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April 20, 2018

Gone are the days when political rhetoric only appeared in local TV advertisements around election season. In today’s polarized media landscape, this rhetoric infiltrates our social media newsfeeds and even our Sunday Night Football games. Businesses, organizations, and foundations alike are all re-evaluating their press and advocacy efforts, making it even more important to engage strategic public relations professionals that can leverage what’s happening in Washington to carve out a unique voice and position in a complex communications environment. Without a careful approach to an overarching public relations strategy and thoughtful message development, even the most well-intentioned campaigns can go awry.

While the goal of any Finn Partners PR program is to help clients build and maintain a strong reputation and find common ground with their target audience, public affairs and advocacy campaigns require a unique approach to reach that goal. Why? Because when your target audience is united by a cause, like seeking to change legislation or rally support for an issue, there are specific tactics that can help ignite the cause into a movement.

So, if you are looking to change hearts and minds with a cause advocacy campaign, follow this 8-point checklist to get started:

Leverage Research to Legitimize Your Cause

Research is a necessary element for any communications campaign, but specifically for cause advocacy campaigns. Whether the research is primary or secondary, it’s critical to have data to bolster your point or help refute the claims from opposing groups. Ideally, a blend of both primary research and secondary support is ideal. Primary research enables your organization to produce a steady stream of content for thought leadership opportunities, while secondary research adds credibility and can help identify any potential partners or third-party supporters.

Create A Call-to-Action to Engage Supporters

How can you expect people to get involved if you don’t give them an action to take? By clearly defining exactly what you want your target audience to do (i.e. write a letter, call their local representative, sign a pledge) you will increase engagement on the cause. However, keep in mind not all calls-to-action are obvious, and working with the right strategist will help curate an action that is appropriate for the cause and level of engagement you are seeking from your supporters.

Develop a Partner Database, Coalition or 3rd Party Group to Propel the Movement

A cause becomes a movement the moment others join in the effort. The definition of movement is a group of people working together to advance their shared political, social, or artistic ideas. A strong public affairs advisor will not only identify strategic groups with which to partner, but will help broker the relationship. Building a network of like-minded groups will propel and validate the cause, while providing exposure to potential new supporters.

Identify a Compelling Spokesperson to Help Humanize the Issue

Don’t have the budget to retain a celebrity spokesperson? That may not be a problem. Research surrounding our cause advocacy work has shown that celebrities aren’t always the most credible spokespersons for these types of campaigns. While they are nice to have, it’s more important to identify someone the target audience views as an authority on the issue. Don’t know who that is? I recommend starting back up at the top: research.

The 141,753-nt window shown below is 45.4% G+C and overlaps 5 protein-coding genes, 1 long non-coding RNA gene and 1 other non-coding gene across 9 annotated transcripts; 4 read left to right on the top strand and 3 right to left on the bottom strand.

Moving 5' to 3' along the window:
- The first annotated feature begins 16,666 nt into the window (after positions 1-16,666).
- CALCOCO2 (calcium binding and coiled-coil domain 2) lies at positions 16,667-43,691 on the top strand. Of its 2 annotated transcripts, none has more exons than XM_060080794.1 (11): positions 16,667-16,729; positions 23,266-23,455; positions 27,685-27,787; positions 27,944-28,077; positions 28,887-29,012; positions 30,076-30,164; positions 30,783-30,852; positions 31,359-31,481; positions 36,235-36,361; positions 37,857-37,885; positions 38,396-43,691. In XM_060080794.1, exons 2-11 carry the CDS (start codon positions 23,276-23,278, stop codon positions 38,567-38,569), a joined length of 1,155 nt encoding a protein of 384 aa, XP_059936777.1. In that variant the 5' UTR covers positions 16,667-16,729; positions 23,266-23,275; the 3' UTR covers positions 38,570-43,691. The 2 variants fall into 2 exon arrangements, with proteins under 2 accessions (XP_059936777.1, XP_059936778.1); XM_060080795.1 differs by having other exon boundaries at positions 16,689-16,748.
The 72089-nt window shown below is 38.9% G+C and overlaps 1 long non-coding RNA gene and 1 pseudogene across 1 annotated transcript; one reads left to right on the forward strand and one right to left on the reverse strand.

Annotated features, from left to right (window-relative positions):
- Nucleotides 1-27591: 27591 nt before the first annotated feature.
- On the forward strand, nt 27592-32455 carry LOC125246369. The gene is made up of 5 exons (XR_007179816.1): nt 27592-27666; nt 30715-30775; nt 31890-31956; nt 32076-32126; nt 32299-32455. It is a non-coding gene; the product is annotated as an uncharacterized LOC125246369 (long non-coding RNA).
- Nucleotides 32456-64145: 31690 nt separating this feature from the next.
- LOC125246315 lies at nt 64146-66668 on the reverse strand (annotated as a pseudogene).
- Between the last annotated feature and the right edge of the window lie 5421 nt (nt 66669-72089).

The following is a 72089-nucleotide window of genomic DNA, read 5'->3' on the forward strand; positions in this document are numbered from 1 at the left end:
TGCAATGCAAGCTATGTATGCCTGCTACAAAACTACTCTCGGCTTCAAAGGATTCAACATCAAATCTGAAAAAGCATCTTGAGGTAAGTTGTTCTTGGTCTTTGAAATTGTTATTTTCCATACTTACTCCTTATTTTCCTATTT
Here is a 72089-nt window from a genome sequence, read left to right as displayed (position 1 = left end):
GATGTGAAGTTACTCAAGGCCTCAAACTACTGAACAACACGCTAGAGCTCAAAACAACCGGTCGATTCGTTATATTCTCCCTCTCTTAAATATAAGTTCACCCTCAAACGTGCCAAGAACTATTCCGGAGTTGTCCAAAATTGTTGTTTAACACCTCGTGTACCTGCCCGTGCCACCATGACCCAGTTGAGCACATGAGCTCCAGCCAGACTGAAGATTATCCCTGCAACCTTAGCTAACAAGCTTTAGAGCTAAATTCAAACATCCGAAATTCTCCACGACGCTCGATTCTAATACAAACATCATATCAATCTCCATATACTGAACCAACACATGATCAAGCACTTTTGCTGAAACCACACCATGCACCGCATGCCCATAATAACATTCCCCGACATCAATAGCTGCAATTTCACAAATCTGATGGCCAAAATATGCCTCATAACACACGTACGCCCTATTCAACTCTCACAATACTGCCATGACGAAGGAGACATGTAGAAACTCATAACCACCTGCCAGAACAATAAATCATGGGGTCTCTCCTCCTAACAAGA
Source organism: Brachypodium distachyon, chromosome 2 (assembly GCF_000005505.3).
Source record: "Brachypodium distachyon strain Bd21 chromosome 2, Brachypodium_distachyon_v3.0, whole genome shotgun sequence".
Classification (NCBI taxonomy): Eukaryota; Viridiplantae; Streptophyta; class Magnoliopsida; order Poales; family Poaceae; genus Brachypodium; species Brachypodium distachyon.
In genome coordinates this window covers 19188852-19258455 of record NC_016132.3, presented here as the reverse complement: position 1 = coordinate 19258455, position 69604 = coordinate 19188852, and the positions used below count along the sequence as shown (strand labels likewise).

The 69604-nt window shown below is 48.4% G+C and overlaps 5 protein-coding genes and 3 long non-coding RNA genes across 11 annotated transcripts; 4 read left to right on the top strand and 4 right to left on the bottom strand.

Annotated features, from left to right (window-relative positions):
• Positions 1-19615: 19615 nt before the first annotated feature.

Robust National and Local Media Coverage to Ignite the Conversation

Everyone wants to be on the cover on the New York Times, but in today’s media landscape, unless you are POTUS, it’s unlikely that press placement will happen overnight. Additionally, impactful and thought-provoking coverage isn’t always the big, splashy hit; sometimes it’s the curated editorials in target markets and the select placements in key trade publications. A strong media relations strategy will identify the top publications and markets critical to the movement.

 Develop Consistent Messaging to Align Supporters

While there is strength in numbers, there can also be peril if consistent messaging is not created and implemented. The most effective movements have clear, simple messaging that can be used by all involved parties, spokespeople and supporters alike. Momentum, credibility and supporters can quickly get lost the moment the messaging gets muddled.

 Host Media-Worthy Events to Rally Supporters and Expand your Audience

Marches are having a moment. As a D.C. resident, I think we can safely declare 2017 as the year of protests, as it seems like every weekend there is a new one convening in front of the White House. While you don’t need a rally in Washington to get noticed, hosting a media-worthy event to gather supporters and generate excitement goes a long way in building loyalty to your base.

 Identify Key Campaign Benchmarks to Stay Salient 365 Days a Year

For true sustainability and lasting impact, PR advocacy efforts can’t be “one and done.” By identifying key campaign benchmarks such as observances, ongoing legislation, conferences, stakeholder meetings, etc., you’ll ensure interest and support doesn’t wane over time. Additionally, adding metrics to key benchmarks will allow you to track growth and successes over time and refine efforts as needed.

 

Posted By

Julie Walsh

Julie Walsh
Vice President

 

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